The ideology of welfarism, also known as nanny-statism, has led the ruling class to try to bribe people into believing that the state is a benefit to them. They have set up elaborate, re-distributory schemes for welfare, health, education and the like; and commandeered resources to implement those schemes. But these resources don’t go directly from the payers to the recipients. Nor do the payers receive any thanks at all in return. Instead, everything is filtered through the bureaucracy that maladministers the system, and the politically connected cronies that feed off it.

Welfarism has had two main effects. First, it has dragged down into dependence on the state many who, if allowed the chance, would have been able to prosper through their own efforts. Second, it has taken away from productive people the resources they should have been able to use to safeguard their own futures. Welfarism, to use a metaphor, is like breaking people’s legs then giving them crutches – and expecting them to thank you for it.

A recent development of welfarism is what I call social engineering fever. Those affected by this ailment seem to think that they have a right to interfere in others’ lives, for no better purpose than their own social goals. These zealots like nothing better than to seek to change other people’s behaviour – for example, in their diet or means of transport. And they are adept at using state dominated education and politically correct media to promote their nefarious schemes.

Then there are warfarism and its comrade, the security state. Warfarism is the ideology of the school bully. (It’s also very profitable, for those on the right side of it). Warfarists instigate “war on drugs,” “war on terror” and the like. They seek any excuse to use police or military force. Often, while decrying terrorism, they encourage – and even carry out – terrorist acts. At the same time, they pry into people’s lives, and monitor and record our actions in ever increasing detail.

Environmentalism, the third of the unholy trinity, is a large subject. So much so, that it demands a whole essay in itself. Here, I will only point out that, like welfarism and warfarism, environmentalism provides huge opportunities for cronies of the state to make themselves rich.


Democracy isn’t, in the technical sense, an ideology. However, many in politics act as if it was. They present themselves as “democrats” of one kind or another; perhaps “social” or “liberal.” So, I’ll add here to what I said about democracy in my earlier essay. It’s my view that democracy, once implemented, will inevitably decay. I see it as going through four phases, each worse than the previous one.

Democracy-1 is the honeymoon period. People believe that they have a real say in what the government does. But it isn’t long before there emerge political factions, looking to take advantage of the situation; as James Madison warned way back in 1787.

In the next stage, democracy-2, two factions (or, rarely, three or more) attract cores of support, and promote policies designed to favour their own supporters. People start to divide along party lines. Those who don’t like any of the main parties will tend to vote for whichever seems less evil at the time. So, power tends to swing from one side to the other and back again. The social fabric becomes more and more stretched, and the tone of politics nastier and nastier.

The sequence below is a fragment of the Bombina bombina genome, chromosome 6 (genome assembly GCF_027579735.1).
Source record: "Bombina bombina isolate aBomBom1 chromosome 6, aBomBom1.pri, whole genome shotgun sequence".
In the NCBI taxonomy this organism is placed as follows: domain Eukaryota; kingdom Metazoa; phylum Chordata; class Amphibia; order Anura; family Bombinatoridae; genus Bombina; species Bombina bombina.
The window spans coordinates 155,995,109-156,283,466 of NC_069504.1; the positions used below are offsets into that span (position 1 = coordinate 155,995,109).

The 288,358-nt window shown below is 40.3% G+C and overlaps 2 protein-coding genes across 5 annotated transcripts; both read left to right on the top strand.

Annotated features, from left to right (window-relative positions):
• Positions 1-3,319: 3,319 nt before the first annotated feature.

In democracy-3, the main political parties and their respective cronies align with each other, and against the interests of the people. Here, different factions may spout different rhetoric; and their policies may, perhaps, be a little different around the edges. But their ideologies are essentially the same. Under democracy-3, policies are not made in the interests of the people, but to benefit the political class and their hangers-on, and to satisfy the agendas of special interest groups. And elections become largely irrelevant; for each time, the new king is much the same as the old one.

Democracy-4 is a terminal social illness; already into some countries, like Greece. The political state reaches a critical mass. Those dependent on the state, either for work or for benefits, become an absolute majority. Thus under democracy-4, a single interest bloc can forever outvote, and so oppress, everyone else. There’s no way out of this, short of exit or revolution.

The decay of politics

Except for Enlightenment liberalism, all the ideologies I’ve listed above are anti-Enlightenment, anti-individual and anti-human. In fact, it’s worse than that. Corruption and decay seem to be built in to all political ideologies. I already mentioned the negative changes that took place in both socialism and anarchism. And the word “liberal,” particularly in the USA, has been corrupted in its meaning; so that I find many of today’s self proclaimed “liberals” no more than vaguely socialist illiberals.

Some conservatives, on the other hand, have moved in a better direction. No longer are they merely supporters of the status quo. Some of them, indeed, have come to uphold the values of the Enlightenment! But there are also many far less benign conservatives, who want to forcibly return us all to a mythical past, when Gahd was in his heaven and all was right with the world. And many of them are warfarists, too.

Now, a radical question. Why should anyone have to suffer under someone else’s ideology? Why, for example, should conservatives have to suffer under socialism, or vice versa? Come to that, why should those of us, who hate politics of all stripes, have to suffer under any ideology at all? Why don’t we simply de-politicize life? Why don’t we set up a framework that maintains peace and supplies objective, non-politicized justice, and in which groups of like-minded people can get together and follow their own ideologies as they choose?

I think that all true liberals and the more benign conservatives – at least – could quite easily be accommodated in such a scheme. And those of us who don’t want politics at all can simply be ourselves, and make friends with whomever we damn well wish. Even socialists, racists and theocrats could have their own communes, as long as they behave civilly when outside them. Fascists and warfarists would, of course, have to be banned.

To sum up

We’re still living under a political system devised in the 16th century. In this system, anyone that can acquire enough political power can make taxes, wars and bad laws as they please. And they can force whatever political ideology they want on to everyone around them. Most of the ideologies that are extant today are evil. And democracy, far from fixing the problem, actually tends to make things worse.

This really isn’t good enough. That a species, which has developed nuclear weapons, is still using a political system from the age of the musket, is crazy. And scary. It’s got to change.